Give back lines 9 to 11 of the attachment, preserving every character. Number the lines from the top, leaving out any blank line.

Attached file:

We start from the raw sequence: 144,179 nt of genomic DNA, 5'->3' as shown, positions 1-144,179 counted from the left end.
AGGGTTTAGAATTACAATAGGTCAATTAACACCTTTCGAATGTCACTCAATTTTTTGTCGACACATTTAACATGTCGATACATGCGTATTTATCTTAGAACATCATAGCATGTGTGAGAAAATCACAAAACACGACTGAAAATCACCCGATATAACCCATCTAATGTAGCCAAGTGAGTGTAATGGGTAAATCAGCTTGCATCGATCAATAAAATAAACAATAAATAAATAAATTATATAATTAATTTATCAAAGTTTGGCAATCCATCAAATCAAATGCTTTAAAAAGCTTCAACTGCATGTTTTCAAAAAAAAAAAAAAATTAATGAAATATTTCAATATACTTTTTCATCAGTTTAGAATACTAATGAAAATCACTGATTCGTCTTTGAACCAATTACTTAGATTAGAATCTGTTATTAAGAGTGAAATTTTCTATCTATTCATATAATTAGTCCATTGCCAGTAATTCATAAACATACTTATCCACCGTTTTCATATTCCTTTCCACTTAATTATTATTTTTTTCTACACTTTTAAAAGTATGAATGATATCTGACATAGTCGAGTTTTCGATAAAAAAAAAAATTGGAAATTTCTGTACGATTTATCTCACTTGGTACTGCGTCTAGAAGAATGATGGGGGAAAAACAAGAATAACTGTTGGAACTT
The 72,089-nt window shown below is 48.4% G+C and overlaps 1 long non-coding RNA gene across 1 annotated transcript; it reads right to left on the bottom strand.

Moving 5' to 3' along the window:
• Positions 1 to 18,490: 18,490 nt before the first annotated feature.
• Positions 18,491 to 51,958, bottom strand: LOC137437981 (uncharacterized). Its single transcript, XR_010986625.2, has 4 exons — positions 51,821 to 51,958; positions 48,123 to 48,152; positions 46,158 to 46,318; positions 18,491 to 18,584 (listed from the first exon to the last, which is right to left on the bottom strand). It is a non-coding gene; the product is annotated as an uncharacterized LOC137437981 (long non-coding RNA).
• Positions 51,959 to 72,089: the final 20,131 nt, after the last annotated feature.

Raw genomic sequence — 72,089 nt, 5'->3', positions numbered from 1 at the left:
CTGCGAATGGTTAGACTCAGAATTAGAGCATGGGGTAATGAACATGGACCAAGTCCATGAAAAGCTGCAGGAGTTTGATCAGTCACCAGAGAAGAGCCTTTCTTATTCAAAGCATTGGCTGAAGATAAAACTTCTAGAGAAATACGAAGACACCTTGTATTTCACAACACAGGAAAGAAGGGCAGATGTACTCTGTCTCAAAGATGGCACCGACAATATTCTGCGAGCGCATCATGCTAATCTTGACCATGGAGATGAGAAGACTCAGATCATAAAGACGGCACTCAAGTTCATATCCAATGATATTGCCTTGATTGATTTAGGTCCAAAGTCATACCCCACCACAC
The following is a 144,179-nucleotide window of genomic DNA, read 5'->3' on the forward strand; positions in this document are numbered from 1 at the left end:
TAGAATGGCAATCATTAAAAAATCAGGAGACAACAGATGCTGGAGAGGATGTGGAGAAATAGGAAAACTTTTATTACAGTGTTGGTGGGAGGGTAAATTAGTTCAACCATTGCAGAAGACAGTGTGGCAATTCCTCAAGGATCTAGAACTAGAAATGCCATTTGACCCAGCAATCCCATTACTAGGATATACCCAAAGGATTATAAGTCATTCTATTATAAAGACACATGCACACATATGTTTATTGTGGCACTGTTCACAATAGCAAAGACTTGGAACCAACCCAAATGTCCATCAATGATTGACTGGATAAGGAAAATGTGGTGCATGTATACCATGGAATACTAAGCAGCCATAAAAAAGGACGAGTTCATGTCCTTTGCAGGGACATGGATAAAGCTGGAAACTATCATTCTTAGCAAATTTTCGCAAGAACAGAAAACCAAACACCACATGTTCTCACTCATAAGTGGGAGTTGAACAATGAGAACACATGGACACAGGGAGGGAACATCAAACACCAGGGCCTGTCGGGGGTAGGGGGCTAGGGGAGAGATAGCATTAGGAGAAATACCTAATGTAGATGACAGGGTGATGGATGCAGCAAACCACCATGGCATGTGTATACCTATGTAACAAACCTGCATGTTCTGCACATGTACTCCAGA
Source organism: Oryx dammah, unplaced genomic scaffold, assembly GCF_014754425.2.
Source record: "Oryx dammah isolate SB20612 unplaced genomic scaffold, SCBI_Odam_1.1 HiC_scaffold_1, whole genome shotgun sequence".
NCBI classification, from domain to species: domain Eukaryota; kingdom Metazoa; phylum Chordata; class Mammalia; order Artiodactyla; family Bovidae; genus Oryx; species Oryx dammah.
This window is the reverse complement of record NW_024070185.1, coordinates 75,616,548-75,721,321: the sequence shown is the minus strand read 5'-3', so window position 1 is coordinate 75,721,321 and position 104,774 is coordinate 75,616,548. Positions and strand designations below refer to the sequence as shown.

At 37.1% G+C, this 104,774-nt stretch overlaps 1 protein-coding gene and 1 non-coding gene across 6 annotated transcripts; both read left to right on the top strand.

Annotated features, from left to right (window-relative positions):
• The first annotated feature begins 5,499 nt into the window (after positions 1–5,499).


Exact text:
CTGCGAATGGTTAGACTCAGAATTAGAGCATGGGGTAATGAACATGGACCAAGTCCATGAAAAGCTGCAGGAGTTTGATCAGTCACCAGAGAAGAGCCTTTCTTATTCAAAGCATTGGCTGAAGATAAAACTTCTAGAGAAATACGAAGACACCTTGTATTTCACAACACAGGAAAGAAGGGCAGATGTACTCTGTCTCAAAGATGGCACCGACAATATTCTGCGAGCGCATCATGCTAATCTTGACCATGGAGATGAGAAGACTCAGATCATAAAGACGGCACTCAAGTTCATATCCAATGATATTGCCTTGATTGATTTAGGTCCAAAGTCATACCCCACCACAC
The following is a 144,179-nucleotide window of genomic DNA, read 5'->3' on the forward strand; positions in this document are numbered from 1 at the left end:
TAGAATGGCAATCATTAAAAAATCAGGAGACAACAGATGCTGGAGAGGATGTGGAGAAATAGGAAAACTTTTATTACAGTGTTGGTGGGAGGGTAAATTAGTTCAACCATTGCAGAAGACAGTGTGGCAATTCCTCAAGGATCTAGAACTAGAAATGCCATTTGACCCAGCAATCCCATTACTAGGATATACCCAAAGGATTATAAGTCATTCTATTATAAAGACACATGCACACATATGTTTATTGTGGCACTGTTCACAATAGCAAAGACTTGGAACCAACCCAAATGTCCATCAATGATTGACTGGATAAGGAAAATGTGGTGCATGTATACCATGGAATACTAAGCAGCCATAAAAAAGGACGAGTTCATGTCCTTTGCAGGGACATGGATAAAGCTGGAAACTATCATTCTTAGCAAATTTTCGCAAGAACAGAAAACCAAACACCACATGTTCTCACTCATAAGTGGGAGTTGAACAATGAGAACACATGGACACAGGGAGGGAACATCAAACACCAGGGCCTGTCGGGGGTAGGGGGCTAGGGGAGAGATAGCATTAGGAGAAATACCTAATGTAGATGACAGGGTGATGGATGCAGCAAACCACCATGGCATGTGTATACCTATGTAACAAACCTGCATGTTCTGCACATGTACTCCAGA